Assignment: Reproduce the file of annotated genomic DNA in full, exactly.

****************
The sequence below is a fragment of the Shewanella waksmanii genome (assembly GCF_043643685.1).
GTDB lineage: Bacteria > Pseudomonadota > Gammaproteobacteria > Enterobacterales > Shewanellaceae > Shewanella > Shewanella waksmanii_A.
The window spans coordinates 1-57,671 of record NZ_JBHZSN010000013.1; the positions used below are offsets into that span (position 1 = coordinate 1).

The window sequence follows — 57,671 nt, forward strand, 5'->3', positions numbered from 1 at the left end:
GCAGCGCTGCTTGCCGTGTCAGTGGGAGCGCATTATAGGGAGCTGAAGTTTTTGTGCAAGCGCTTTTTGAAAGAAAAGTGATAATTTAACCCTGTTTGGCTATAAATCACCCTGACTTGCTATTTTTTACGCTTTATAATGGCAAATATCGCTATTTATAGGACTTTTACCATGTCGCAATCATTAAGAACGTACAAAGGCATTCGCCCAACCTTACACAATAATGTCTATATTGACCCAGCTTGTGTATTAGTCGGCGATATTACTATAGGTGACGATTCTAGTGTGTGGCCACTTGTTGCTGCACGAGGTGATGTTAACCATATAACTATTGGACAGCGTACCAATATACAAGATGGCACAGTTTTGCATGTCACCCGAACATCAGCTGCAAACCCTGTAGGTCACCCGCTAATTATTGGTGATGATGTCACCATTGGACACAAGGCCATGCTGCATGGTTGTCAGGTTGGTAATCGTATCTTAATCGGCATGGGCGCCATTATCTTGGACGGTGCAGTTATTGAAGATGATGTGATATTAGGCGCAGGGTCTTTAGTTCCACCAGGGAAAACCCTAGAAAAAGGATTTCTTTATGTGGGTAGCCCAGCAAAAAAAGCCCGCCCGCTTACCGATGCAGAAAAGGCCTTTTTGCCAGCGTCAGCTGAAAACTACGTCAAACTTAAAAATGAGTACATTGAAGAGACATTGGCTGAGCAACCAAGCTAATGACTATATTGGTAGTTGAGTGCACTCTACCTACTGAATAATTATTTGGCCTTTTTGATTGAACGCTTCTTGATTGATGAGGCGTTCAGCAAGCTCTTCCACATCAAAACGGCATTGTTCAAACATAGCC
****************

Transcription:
The sequence below is a fragment of the Shewanella waksmanii genome (assembly GCF_043643685.1).
GTDB lineage: Bacteria > Pseudomonadota > Gammaproteobacteria > Enterobacterales > Shewanellaceae > Shewanella > Shewanella waksmanii_A.
The window spans coordinates 1-57,671 of record NZ_JBHZSN010000013.1; the positions used below are offsets into that span (position 1 = coordinate 1).

The window sequence follows — 57,671 nt, forward strand, 5'->3', positions numbered from 1 at the left end:
GCAGCGCTGCTTGCCGTGTCAGTGGGAGCGCATTATAGGGAGCTGAAGTTTTTGTGCAAGCGCTTTTTGAAAGAAAAGTGATAATTTAACCCTGTTTGGCTATAAATCACCCTGACTTGCTATTTTTTACGCTTTATAATGGCAAATATCGCTATTTATAGGACTTTTACCATGTCGCAATCATTAAGAACGTACAAAGGCATTCGCCCAACCTTACACAATAATGTCTATATTGACCCAGCTTGTGTATTAGTCGGCGATATTACTATAGGTGACGATTCTAGTGTGTGGCCACTTGTTGCTGCACGAGGTGATGTTAACCATATAACTATTGGACAGCGTACCAATATACAAGATGGCACAGTTTTGCATGTCACCCGAACATCAGCTGCAAACCCTGTAGGTCACCCGCTAATTATTGGTGATGATGTCACCATTGGACACAAGGCCATGCTGCATGGTTGTCAGGTTGGTAATCGTATCTTAATCGGCATGGGCGCCATTATCTTGGACGGTGCAGTTATTGAAGATGATGTGATATTAGGCGCAGGGTCTTTAGTTCCACCAGGGAAAACCCTAGAAAAAGGATTTCTTTATGTGGGTAGCCCAGCAAAAAAAGCCCGCCCGCTTACCGATGCAGAAAAGGCCTTTTTGCCAGCGTCAGCTGAAAACTACGTCAAACTTAAAAATGAGTACATTGAAGAGACATTGGCTGAGCAACCAAGCTAATGACTATATTGGTAGTTGAGTGCACTCTACCTACTGAATAATTATTTGGCCTTTTTGATTGAACGCTTCTTGATTGATGAGGCGTTCAGCAAGCTCTTCCACATCAAAACGGCATTGTTCAAACATAGCC